Two gallants: Ciaran Murphy interviewing Micko. INPHO/Lorraine O'Sullivan

Murph's sideline cut: enjoying some northern exposure

This week the multi-platform Ciaran Murphy has been mostly watching football.

WHEN IT BECAME clear which games Newstalk would be broadcasting this year, two fixtures immediately jumped out at me and grabbed my attention – Galway against Mayo in Castlebar, and the Ulster football final on July 17.

As a Galwayman, I don’t need to explain the attraction of the fixture in Castlebar, but the Ulster final is always a day that I feel has its own unique flavour.

There are people who will go to the Munster hurling final, regardless of who is involved.  And so it is in Ulster too.

The pilgrimage to Clones is made, regardless of whether your team is involved or not, and the scene around the middle of the pitch in the Gerry Arthurs Stand on Sunday for the meeting of Derry and Donegal was brilliant.

The seating arrangement (at least as I imagine it) is drawn up every July following pain-staking consultation, akin to the seating arrangement at a US Presidential inauguration, with each person allocated a specific seat on the basis of his fame and/or achievement.

So as you move out in concentric circles away from the Anglo-Celt trophy, you found former Down manager Pete McGrath, All-Ireland winning Donegal captain and manager Anthony Molloy and Brian McEniff (who wore a Donegal GAA jacket that must have been 20 years old, and a bright green flat-cap with the Donegal crest emblazoned on it – brilliant), Aaron Kernan (of whom more in due course), Seamus McEneaney, Sean McCague… and even Father Trendy himself, Brian Darcy.

And what all these fior gaels/priests (delete where applicable) witnessed last Sunday was a glorious outpouring of jubilation at the final whistle, which heralded a fully deserved win for Donegal.  It’s baffling when you look back at all the great footballers they’ve had since their last win in 1992 that they’ve had to wait this long but you can’t give enough credit to Jimmy McGuinness.

It’s go-time in Clones

The job he’s done with this team all year has been immense, throughout which he has carried himself impeccably.  He’s a thoughtful, almost Zen figure on the sideline during the game, a man who looks as if everything is going exactly as he’s planned, even when all around him people are losing their composure.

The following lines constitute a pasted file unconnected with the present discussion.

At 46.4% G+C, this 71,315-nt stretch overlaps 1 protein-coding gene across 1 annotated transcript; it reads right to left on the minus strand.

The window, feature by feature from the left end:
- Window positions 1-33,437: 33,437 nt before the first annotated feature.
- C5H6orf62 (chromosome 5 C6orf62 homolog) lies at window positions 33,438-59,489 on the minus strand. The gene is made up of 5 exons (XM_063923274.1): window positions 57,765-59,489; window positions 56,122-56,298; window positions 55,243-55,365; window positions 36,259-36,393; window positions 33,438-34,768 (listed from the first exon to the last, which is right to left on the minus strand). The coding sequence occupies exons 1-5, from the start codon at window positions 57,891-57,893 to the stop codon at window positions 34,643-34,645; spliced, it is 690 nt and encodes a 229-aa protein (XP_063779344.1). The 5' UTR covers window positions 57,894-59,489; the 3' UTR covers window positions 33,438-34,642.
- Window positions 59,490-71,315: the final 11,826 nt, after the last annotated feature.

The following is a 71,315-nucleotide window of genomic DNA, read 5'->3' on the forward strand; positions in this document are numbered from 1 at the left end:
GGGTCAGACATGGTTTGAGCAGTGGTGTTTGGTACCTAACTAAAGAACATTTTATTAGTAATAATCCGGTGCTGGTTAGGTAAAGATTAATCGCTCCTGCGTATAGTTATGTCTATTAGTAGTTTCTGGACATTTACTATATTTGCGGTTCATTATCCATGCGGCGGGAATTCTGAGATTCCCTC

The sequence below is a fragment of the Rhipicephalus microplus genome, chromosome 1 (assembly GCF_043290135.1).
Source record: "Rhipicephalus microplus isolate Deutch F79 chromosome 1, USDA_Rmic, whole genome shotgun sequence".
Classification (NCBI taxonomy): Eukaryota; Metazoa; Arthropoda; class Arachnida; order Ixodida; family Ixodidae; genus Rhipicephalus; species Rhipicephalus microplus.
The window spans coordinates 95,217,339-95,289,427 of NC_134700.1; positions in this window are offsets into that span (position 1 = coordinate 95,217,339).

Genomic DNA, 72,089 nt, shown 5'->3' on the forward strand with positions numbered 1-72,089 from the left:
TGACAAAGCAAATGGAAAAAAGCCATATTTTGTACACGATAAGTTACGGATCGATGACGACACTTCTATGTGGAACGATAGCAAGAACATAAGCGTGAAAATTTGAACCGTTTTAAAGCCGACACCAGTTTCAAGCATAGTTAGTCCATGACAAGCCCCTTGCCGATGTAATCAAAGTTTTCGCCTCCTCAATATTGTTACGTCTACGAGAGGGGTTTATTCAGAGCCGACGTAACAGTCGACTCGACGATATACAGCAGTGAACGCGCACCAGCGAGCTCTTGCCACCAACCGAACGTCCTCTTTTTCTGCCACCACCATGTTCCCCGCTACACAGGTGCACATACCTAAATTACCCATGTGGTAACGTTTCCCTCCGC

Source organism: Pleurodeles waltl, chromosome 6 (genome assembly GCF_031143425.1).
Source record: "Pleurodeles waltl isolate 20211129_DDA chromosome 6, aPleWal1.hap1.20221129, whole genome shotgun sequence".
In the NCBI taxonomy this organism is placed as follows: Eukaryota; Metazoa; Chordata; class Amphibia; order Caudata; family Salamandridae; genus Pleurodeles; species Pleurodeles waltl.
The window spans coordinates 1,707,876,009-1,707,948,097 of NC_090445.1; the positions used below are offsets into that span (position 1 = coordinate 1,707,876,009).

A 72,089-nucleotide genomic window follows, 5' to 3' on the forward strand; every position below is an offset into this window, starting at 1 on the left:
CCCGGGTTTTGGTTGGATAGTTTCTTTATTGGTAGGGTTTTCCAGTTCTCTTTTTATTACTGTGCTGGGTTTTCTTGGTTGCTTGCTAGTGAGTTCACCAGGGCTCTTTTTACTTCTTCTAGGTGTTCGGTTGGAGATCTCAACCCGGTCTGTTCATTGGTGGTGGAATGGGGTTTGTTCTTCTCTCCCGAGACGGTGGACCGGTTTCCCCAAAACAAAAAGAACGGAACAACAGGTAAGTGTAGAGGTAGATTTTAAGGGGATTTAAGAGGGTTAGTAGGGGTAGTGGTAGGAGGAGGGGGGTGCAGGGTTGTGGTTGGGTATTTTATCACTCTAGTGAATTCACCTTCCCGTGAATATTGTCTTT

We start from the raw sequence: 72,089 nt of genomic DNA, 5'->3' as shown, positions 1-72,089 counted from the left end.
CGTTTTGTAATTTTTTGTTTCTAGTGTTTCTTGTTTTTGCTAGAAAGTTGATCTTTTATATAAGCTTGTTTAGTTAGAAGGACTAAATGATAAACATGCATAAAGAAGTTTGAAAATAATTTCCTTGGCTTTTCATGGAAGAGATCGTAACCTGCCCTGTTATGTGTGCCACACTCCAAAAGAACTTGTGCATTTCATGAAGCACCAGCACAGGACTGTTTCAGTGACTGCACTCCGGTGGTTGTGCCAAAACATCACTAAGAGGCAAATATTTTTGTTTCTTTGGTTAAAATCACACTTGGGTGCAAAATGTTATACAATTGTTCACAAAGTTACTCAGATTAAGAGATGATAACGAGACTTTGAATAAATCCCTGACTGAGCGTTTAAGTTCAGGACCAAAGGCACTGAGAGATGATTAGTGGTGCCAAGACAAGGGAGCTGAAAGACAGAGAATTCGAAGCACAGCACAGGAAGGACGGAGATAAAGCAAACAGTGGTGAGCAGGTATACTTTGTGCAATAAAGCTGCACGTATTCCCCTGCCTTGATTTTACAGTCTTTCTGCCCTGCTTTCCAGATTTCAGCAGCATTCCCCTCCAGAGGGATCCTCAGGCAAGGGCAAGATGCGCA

I was actually standing right beside him as Michael Murphy collected the trophy and he was good enough to take a moment to speak to us, emotion etched across every word.  It was really brilliant to be in the thick of it, protected by a wall of stewards, but mobbed by players, subs, mentors and county board officials, all around me a seething, happy throng of humanity.

It wasn’t quite so dramatic in Aughrim on Saturday night, although if Wicklow had managed to beat Armagh in their qualifier round two replay, I may well have found myself swamped again.  In the end the Aughrim factor counted for little or nothing, as Armagh manager Paddy O’Rourke, and the afore-mentioned Aaron Kernan were quick to inform me at full-time.  In fact Aaron reminded me that calling Aughrim ‘intimidating’ sounded pretty funny to a Crossmaglen man, to which all I can say is… game, set and match Mr Kernan.

A capella in Aughrim – this fine gentleman treated us to Amhran na bhFiann, entirely unaccompanied, before the Wicklow-Armagh qualifier on Saturday night. Old school.”

I didn’t get a chance to watch the Connacht final live of course, but from what I saw it was a game ruined by the weather.  You could actually say something similar about the entire Connacht championship in fact, because the two worst soakings I got all year were at the two Connacht semi-finals!  It was good to see Mayo sort out their free-taking issues, with teenager Cillian O’Connor unerring from placed balls.

In fact, when you include Donegal’s Paddy McBrearty, Wicklow’s Conor McGraynor, Kildare’s Fionn Dowling, and Down’s Caolan Mooney (who struck a brilliant goal against Antrim), there seems to be a real trend developing again to throw lads just out of minor in at the deep end.  Certainly Cillian O’Connor showed he had the temperament for it on Sunday.

  • This week Murph was – privileged to stand just yards from a personal hero of mine, Plunkett Donaghy as he was presented to the crowd in Clones along with his Tyrone Ulster title winning team-mates of 1986, who were being honoured 25 years on at half-time in the Ulster final.  It’s a pity the mullet’s gone, but the hair is still California blonde.  Don’t ever stop a-rockin’ Plunkett…

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